|MadSci Network: Physics|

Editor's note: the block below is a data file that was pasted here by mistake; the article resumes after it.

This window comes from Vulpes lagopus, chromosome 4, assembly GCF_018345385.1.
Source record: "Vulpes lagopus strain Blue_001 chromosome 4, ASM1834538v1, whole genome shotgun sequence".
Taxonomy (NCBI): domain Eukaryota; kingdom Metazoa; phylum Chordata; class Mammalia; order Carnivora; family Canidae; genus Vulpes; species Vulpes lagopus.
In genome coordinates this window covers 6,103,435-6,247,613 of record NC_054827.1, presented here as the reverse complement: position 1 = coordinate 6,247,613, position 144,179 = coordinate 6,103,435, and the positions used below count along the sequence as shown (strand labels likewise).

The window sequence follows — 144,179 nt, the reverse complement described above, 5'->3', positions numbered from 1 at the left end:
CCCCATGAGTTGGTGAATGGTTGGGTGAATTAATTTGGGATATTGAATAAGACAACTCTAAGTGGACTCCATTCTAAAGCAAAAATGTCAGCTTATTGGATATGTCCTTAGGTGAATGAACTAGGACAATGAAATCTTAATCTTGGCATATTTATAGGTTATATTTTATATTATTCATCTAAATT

Aron, There are several ways to answer your question. A speaker is designed to be a broadband device, it can vibrate at many different frequencies. A device like a tuning fork is narrow band, it vibrates at a single fixed frequency. The flexibility of the speaker cone is what allows the speaker to have an increased broadband capability. Like a tuning fork, the speaker is most efficient at generating sound waves at or near to its natural resonance frequency. Different sizes of speakers have different resonant frequencies, which is why a range of speaker sizes are used with a divider network to produce sounds over the full audible frequency range. That is how a speaker can produce sounds at different frequencies. How does it produce multiple frequencies at the same time? The electrical signal which drives the speaker is the sum of all of the amplitudes of all the frequencies at any given instant in time. The motion of the speaker cone is complex in the way it varies with time when driven at multiple frequencies. The amplitude of the motion is also the sum of the amplitudes of all the driving frequencies in the electrical signal which drives the speaker. You might try an experiment with standing waves in a string. Take a length of string and tie one end to a fixed object. Pull the string tight and move the free end up and down at some frequency, say 15 times per minute. Try to keep the amplitude of the motion constant. A series of peaks and valleys will develop in the string. If you change the frequency of the motion, to say 20 or 30 times per minute, the number and location of the peaks and valleys will change. The peaks are the locations where the string is in resonance. Now, have someone else hold the fixed end of the string. Move one end 20 times per minute and the other end 30 times per minute. The resonance peaks will still form, however, now they will be the sum of both of the frequencies applied to the string. This is the same way the speaker produces sound at multiple frequencies at the same time. Bob Novak Specialist, Process R&D Carpenter Technology
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